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Old September 9th, 2011, 02:01 PM   #1
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Lighting someone with a dark complexion

Hey there

I am a Nashville based musician who does some guerilla and even live performance videos with prosumer equipment.

My problem is that my skin complexion sucks a lot of light. For most of the projects it doesn't make any sense for us to use a complete lighting kit. Further, these things aren't very portable. I wonder if anyone has any suggestions on what to use.

Here is an example of a video we recently shot. That's yours truly on the left. We were also gonna use a JTL Everlight Softbox (that I actually bought from someone here) - but the light burn out before we started the actual shoot.


Are there other recommendations? I've been eyeing the Comer 900b second gen LED light from Taky Cheung. Would that be a good choice?

Thanks in advance for your suggestions.

Peace.

Charles
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Old September 9th, 2011, 04:00 PM   #2
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Re: Lighting someone with a dark complexion

Hi Charles!

Wasn't able to see the video but the thumbnail (if representative of the video look) gave me an idea of what you mean.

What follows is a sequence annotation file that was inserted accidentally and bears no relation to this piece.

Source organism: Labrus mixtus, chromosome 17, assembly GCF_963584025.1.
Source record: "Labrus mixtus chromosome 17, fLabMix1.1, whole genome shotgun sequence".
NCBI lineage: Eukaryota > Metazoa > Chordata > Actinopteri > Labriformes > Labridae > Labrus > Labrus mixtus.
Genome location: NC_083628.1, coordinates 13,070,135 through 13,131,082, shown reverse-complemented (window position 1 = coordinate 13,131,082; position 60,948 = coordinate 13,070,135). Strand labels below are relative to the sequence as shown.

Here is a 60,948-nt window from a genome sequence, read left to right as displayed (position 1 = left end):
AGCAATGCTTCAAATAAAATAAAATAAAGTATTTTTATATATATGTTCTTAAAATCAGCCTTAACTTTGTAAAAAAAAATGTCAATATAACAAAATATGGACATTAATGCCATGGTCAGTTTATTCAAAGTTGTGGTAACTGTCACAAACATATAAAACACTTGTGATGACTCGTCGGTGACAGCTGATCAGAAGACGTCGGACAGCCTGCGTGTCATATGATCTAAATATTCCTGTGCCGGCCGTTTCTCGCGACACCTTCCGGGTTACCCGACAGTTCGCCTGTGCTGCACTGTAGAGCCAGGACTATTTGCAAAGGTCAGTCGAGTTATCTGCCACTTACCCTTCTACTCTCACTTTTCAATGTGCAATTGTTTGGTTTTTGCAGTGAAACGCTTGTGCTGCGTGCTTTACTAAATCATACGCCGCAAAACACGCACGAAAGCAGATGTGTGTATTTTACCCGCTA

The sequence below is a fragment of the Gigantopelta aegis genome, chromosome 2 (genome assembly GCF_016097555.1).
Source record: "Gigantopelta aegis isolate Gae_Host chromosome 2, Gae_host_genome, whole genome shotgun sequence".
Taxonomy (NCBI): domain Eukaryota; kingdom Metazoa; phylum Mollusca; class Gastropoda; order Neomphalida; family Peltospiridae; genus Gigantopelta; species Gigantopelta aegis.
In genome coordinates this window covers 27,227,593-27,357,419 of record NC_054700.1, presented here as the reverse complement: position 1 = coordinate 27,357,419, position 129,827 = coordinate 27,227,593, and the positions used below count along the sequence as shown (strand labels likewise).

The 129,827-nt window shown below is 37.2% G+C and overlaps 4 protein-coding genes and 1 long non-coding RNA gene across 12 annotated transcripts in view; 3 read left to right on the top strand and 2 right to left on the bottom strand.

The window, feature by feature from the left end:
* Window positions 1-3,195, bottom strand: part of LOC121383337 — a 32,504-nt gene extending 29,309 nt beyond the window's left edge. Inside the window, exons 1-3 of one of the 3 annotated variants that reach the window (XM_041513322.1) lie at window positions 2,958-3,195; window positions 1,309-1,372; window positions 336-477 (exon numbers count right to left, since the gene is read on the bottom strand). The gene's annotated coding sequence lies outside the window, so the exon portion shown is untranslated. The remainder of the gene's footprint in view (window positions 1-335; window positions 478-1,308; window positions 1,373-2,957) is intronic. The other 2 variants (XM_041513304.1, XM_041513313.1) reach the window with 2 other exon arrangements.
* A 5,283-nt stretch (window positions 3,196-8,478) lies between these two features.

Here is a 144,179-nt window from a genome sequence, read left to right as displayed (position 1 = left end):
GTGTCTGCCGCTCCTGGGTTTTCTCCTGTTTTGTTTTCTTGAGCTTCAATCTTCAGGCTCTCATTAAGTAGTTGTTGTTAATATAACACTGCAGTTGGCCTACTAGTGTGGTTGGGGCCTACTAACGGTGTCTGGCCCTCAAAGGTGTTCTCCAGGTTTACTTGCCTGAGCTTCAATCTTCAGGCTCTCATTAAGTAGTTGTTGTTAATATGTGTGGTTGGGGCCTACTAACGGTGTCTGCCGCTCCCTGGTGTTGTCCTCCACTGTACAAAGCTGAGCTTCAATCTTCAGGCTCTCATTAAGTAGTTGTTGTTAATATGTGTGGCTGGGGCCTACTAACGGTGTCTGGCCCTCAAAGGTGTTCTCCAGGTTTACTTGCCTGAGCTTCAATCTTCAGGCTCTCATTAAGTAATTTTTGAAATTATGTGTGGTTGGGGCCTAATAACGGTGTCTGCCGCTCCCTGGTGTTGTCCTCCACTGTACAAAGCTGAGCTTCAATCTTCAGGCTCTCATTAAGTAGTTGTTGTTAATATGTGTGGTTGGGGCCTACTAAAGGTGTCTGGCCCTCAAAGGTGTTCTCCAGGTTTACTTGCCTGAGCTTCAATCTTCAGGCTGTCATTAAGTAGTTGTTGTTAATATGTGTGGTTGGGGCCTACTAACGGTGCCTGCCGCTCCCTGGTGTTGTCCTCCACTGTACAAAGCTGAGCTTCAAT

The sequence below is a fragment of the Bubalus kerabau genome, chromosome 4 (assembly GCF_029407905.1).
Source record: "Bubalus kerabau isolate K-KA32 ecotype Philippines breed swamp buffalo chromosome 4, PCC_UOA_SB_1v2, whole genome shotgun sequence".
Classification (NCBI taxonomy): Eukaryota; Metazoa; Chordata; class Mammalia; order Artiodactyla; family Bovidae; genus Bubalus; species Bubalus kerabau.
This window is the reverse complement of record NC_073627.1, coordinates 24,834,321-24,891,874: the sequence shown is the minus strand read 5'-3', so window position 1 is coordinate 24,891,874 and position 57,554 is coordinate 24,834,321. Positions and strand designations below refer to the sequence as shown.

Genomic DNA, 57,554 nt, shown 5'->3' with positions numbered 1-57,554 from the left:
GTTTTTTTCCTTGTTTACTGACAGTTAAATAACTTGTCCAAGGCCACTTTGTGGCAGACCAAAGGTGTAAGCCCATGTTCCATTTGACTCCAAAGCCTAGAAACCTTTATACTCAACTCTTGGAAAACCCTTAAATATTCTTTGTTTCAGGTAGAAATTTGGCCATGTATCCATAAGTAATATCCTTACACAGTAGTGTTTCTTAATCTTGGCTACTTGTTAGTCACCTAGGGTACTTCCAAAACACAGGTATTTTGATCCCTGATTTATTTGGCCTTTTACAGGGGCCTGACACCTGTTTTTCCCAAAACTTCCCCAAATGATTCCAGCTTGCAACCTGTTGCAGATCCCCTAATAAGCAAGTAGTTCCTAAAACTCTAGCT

The Comer light you mention is an on-camera. I don't think that'll do what you are looking for. Not enough light output and spotlight-type throw.
If you need portable, I've been using a set of Cool Lights LEDs that can take battery power. They're 12" squares and throw plenty of light even when I put a diffusor filter on them. There's several other manufacturers that offer similar size kits. They come in a carry bag and are super fast to setup with the battery power.
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Old September 9th, 2011, 04:55 PM   #3
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Re: Lighting someone with a dark complexion

hey Robert

I think I found them. Are these the ones?

CL-LED600 600 LED Panel Dimmable - Cool Lights USA

Do you know if there's something similar available around the $300 mark. Maybe I can look and see if there's something used floating around.

Thanks for the tip.

Charles
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Old September 9th, 2011, 05:30 PM   #4
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Re: Lighting someone with a dark complexion

Charles,

Enjoyed the song. But I agree you're approach isn't doing it justice visually (or accoustically for that matter.)

Here are some thoughts.